Over a decade of observation, quantifying just how much damage insects cause, how much it costs, and learning how effective beneficial predatory and parasitic insects can be, Bronwyn says they’ve significantly cut their use of insecticides on the farm. They now only spray with selective pesticides when absolutely necessary and have adopted other methods of prevention, such as controlling summer weeds which can harbour pests and choosing a rotation that provides for pest breaks as well as disease breaks between susceptible crops. 

“In latter years with the pitfall traps I’m almost always finding only beneficials,” she says. “This year, I only found ants, spiders, and carabid beetles. They’re voracious and can consume a huge amount of insects so you really don’t want to be doing them in.” 

Bronwyn flicks through a well-worn copy of the Grains Research and Development Corporation handbook Insect ID: The Ute Guide as she lists all the beneficial and benign insects found on the farm: from spiders of all sizes to termites, wasps, hover flies, ladybird beetles, damsel bugs and lace wings, as well as the tiny orange French anystis mite that eats red-legged earth mites and lucerne fleas. 

Army worm and cut worm levels have been too low this year to warrant treatment, but Bronwyn concedes they will likely spray the lentils against Etiella moths when they arrive in a month or so. 

“It is a problem because the market for lentils has very close to nil tolerance for grub damage,” she says. “In most of our crops, I like to see the whites of the eyes of anything out there first and then I like to make sure there’s enough that the economic damage warrants spraying. Lentils is the only thing we definitely will spray because the food market has no tolerance for grub holes.”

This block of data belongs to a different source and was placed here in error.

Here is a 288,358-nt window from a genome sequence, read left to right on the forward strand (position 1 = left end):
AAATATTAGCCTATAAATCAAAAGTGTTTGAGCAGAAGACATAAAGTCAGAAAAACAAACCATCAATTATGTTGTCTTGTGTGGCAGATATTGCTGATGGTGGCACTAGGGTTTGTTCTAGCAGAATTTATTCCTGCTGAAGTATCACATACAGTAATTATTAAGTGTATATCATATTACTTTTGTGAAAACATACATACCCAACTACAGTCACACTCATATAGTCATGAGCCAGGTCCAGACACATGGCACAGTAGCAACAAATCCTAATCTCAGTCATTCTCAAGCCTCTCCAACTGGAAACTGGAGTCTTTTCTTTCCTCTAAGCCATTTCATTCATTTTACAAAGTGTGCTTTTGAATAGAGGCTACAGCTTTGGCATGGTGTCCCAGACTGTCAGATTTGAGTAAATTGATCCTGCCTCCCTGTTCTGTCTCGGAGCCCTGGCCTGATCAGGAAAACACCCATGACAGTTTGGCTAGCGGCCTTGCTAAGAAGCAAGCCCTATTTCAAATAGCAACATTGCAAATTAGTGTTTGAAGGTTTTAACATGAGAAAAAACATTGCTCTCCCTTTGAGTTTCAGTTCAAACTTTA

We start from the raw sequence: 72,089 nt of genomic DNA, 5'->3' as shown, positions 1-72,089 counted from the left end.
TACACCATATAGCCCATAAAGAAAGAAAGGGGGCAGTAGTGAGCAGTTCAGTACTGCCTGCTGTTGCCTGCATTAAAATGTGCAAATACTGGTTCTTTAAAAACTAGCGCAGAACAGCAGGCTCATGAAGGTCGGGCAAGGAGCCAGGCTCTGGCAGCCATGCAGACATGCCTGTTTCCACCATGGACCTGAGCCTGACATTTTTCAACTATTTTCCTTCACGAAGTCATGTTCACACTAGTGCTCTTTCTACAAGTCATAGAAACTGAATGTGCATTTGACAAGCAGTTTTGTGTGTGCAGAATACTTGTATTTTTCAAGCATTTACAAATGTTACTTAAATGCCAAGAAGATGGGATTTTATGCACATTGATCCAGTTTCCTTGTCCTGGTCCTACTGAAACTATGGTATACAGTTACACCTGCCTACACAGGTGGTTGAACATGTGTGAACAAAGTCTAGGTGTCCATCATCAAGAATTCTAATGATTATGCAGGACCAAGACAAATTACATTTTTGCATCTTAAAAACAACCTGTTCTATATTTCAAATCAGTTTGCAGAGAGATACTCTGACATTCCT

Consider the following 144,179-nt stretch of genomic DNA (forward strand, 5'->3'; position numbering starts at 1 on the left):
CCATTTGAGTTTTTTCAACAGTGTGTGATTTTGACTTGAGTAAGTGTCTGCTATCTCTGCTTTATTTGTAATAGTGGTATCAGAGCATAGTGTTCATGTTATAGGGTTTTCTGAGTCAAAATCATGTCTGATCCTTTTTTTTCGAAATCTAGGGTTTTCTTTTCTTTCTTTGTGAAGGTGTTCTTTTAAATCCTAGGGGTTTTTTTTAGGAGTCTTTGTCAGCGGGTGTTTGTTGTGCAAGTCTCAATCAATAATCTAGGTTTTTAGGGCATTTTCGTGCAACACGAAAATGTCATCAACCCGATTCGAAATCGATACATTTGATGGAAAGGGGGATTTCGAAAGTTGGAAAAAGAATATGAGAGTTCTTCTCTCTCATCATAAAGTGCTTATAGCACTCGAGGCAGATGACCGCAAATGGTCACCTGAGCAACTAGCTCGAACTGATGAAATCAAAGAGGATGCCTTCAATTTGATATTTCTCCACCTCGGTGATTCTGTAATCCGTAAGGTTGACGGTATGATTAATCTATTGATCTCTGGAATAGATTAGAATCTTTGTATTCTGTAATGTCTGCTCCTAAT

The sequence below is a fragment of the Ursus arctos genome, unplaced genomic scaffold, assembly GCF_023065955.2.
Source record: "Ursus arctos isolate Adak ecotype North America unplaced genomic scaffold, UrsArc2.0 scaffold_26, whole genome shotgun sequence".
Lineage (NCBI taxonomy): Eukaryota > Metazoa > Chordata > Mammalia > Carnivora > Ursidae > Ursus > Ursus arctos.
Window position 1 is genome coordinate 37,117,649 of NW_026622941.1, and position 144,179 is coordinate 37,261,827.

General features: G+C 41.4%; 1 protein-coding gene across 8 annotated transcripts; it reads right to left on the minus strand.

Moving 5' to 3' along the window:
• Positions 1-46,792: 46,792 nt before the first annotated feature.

Spraying cabbage aphids on ripening canola is now a thing of the past. 

“It doesn’t actually affect the yield very much because it only gets those last few flowers and it’s the hotter part of the year, so you don’t get much from those seeds,” Bronwyn says. “The cost of the operation would be much more than the actual spray and that’s part of the problem – when people can put it out so easily and quickly because they throw it in with their weed or fungicide spray.” 

IPM helps guard against the development of insecticide resistance caused by overuse or misuse of insecticides from the same mode of action group. Resistance in Australia has so far been identified in red-legged earth mites, green peach aphids, diamondback moth and corn earworm.  

The trouble, Bronwyn says, is that insecticides used to be quite expensive and farmers would only use them if there was a serious problem.  

“They’ve gotten quite cheap and a lot of agronomists will say ‘You’ve got to put out that herbicide, so you might as well put an insecticide out’,” she says. “It kills everything, good and bad. They really don’t know what (damage) they’re doing. It might be cheap in terms of dollars for that paddock but it’s quite expensive for what else is out there.” 

Bronwyn sees the time commitment required for regular monitoring as another barrier to the adoption of IPM by more farmers. 

“It’s very time consuming,” she says. “I’m lucky I can whiz out there and do it. A lot of blokes just don’t have the time to do it and that’s why they just throw a bit in (the sprayer) because it seems easier. You can see what it costs you if you don’t control the pests, but you can’t see what it costs you when you kill all the beneficials. Not many people are going to buy this message. I find insects absolutely fascinating, but not everyone’s like that.”  

Project:  ‘Supporting the sustainable use of insecticides and adoption of IPM in the southern grain region’  
Project Funder: The GRDC
Project lead: Kelly Angel, BCG

More information:
Bronwyn and Geoff Hunt 
0428 574 245 
[email protected] 
[email protected]